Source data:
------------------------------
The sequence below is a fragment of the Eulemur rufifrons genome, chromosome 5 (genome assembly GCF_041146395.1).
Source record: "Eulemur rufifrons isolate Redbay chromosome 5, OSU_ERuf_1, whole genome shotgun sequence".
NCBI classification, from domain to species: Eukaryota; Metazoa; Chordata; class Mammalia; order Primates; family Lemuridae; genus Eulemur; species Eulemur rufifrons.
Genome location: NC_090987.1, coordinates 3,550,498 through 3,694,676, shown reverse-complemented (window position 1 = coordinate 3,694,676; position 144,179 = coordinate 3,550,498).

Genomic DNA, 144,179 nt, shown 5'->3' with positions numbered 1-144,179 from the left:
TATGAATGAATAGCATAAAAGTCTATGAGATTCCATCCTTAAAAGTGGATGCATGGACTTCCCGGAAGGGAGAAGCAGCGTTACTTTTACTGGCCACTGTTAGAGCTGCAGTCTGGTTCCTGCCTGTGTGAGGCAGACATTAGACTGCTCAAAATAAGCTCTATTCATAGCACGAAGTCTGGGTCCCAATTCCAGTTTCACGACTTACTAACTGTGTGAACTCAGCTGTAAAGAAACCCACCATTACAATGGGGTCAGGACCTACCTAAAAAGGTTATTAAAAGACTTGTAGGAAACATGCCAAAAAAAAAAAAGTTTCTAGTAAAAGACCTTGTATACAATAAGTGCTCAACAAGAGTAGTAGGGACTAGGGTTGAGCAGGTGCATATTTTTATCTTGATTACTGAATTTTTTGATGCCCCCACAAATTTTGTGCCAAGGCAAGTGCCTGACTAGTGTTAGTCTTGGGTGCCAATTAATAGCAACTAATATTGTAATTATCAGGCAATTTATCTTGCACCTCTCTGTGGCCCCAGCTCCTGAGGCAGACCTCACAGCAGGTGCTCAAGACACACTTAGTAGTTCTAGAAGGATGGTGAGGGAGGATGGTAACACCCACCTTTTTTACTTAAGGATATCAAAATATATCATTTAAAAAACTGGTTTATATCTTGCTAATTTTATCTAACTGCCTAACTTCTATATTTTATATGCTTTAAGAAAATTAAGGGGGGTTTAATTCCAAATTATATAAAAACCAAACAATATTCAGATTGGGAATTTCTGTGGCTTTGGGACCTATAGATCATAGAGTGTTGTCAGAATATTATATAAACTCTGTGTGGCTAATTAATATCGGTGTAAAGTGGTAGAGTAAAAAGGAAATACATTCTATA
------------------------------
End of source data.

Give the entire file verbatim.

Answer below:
The sequence below is a fragment of the Eulemur rufifrons genome, chromosome 5 (genome assembly GCF_041146395.1).
Source record: "Eulemur rufifrons isolate Redbay chromosome 5, OSU_ERuf_1, whole genome shotgun sequence".
NCBI classification, from domain to species: Eukaryota; Metazoa; Chordata; class Mammalia; order Primates; family Lemuridae; genus Eulemur; species Eulemur rufifrons.
Genome location: NC_090987.1, coordinates 3,550,498 through 3,694,676, shown reverse-complemented (window position 1 = coordinate 3,694,676; position 144,179 = coordinate 3,550,498).

Genomic DNA, 144,179 nt, shown 5'->3' with positions numbered 1-144,179 from the left:
TATGAATGAATAGCATAAAAGTCTATGAGATTCCATCCTTAAAAGTGGATGCATGGACTTCCCGGAAGGGAGAAGCAGCGTTACTTTTACTGGCCACTGTTAGAGCTGCAGTCTGGTTCCTGCCTGTGTGAGGCAGACATTAGACTGCTCAAAATAAGCTCTATTCATAGCACGAAGTCTGGGTCCCAATTCCAGTTTCACGACTTACTAACTGTGTGAACTCAGCTGTAAAGAAACCCACCATTACAATGGGGTCAGGACCTACCTAAAAAGGTTATTAAAAGACTTGTAGGAAACATGCCAAAAAAAAAAAAGTTTCTAGTAAAAGACCTTGTATACAATAAGTGCTCAACAAGAGTAGTAGGGACTAGGGTTGAGCAGGTGCATATTTTTATCTTGATTACTGAATTTTTTGATGCCCCCACAAATTTTGTGCCAAGGCAAGTGCCTGACTAGTGTTAGTCTTGGGTGCCAATTAATAGCAACTAATATTGTAATTATCAGGCAATTTATCTTGCACCTCTCTGTGGCCCCAGCTCCTGAGGCAGACCTCACAGCAGGTGCTCAAGACACACTTAGTAGTTCTAGAAGGATGGTGAGGGAGGATGGTAACACCCACCTTTTTTACTTAAGGATATCAAAATATATCATTTAAAAAACTGGTTTATATCTTGCTAATTTTATCTAACTGCCTAACTTCTATATTTTATATGCTTTAAGAAAATTAAGGGGGGTTTAATTCCAAATTATATAAAAACCAAACAATATTCAGATTGGGAATTTCTGTGGCTTTGGGACCTATAGATCATAGAGTGTTGTCAGAATATTATATAAACTCTGTGTGGCTAATTAATATCGGTGTAAAGTGGTAGAGTAAAAAGGAAATACATTCTATA